Carter name lives on in historic mansion, 7-year-old descendant of Landon Carter
Published 9:33 am Friday, June 26, 2015
By Meredith RoAten
History seemed to come full circle as a descendant of the original Carter family paid a visit to the Carter Mansion, which is so integral to Elizabethton’s history. Landon Carter Brooks, 7, walked through the same halls as his ancestors more than 200 years ago. It was the boy’s first visit to Carter Mansion.
John Carter and his son Landon, Brooks’ namesake, began construction on the mansion in 1775, but it was not completed until 1780. John Carter died just one year later.
The fact that the oldest frame house in Tennessee has lasted so long seems miraculous, especially since it wasn’t in the state’s hands until the 1970s when new historic features of the house were discovered. Though the house only has one main beam to support it, and it is certainly no spring chicken, about 90 percent of the home is original, leaving no doubt about the great care taken with it by the City of Elizabethton and Sycamore Shoals State Historic Area staff.
Gillian Roberts, seasonal interpretive ranger at Sycamore Shoals, gives tours of the house Wednesday through Sunday, and her respect and admiration for the house are obvious.
“This area is really where it began for the state of Tennessee,” she said. “The Watauga Settlement was the first settlement outside of the original 13 colonies.” She pointed out that John Carter really knew what he was doing when he built the mansion. The elegant dentil crown molding, walls carefully painted to resemble the priciest styles of the period, and beautiful paintings displayed in the master bedroom and living room suggest a master architect was at work. Landon Brooks thought so as well.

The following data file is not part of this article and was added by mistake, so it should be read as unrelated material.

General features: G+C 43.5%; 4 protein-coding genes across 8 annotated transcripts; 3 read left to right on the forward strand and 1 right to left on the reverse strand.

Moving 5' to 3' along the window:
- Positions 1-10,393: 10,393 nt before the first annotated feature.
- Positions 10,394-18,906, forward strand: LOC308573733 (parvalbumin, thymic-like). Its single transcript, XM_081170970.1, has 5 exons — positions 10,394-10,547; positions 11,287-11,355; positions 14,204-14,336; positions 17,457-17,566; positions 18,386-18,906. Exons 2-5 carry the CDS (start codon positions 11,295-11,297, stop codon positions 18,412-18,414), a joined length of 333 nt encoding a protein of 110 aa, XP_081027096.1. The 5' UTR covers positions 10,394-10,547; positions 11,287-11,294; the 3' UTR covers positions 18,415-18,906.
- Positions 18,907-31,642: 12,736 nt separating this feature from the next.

However, it isn’t only the flawless aspects of the mansion that make it memorable. Some historians suppose the same earthquake that made Reelfoot Lake caused the molding in the house to be uneven. The names scrawled in black on the south-facing wall in the master bedroom were placed there to protect the home from Confederate soldiers during the Civil War. Adding more mystery to the mix, the original deeds to the Carter Mansion were never found, as John Carter hid them in the early days of the mansion’s creation. Preserved and unpreserved aspects alike, the mansion still attracts new and old visitors with the depth and significance of its history, especially Landon Brooks.
“My favorite part was the portrait of Landon Carter,” Brooks said. “The mansion was cool.”
Star interns Karley Fate and Marly Conder contributed to this report.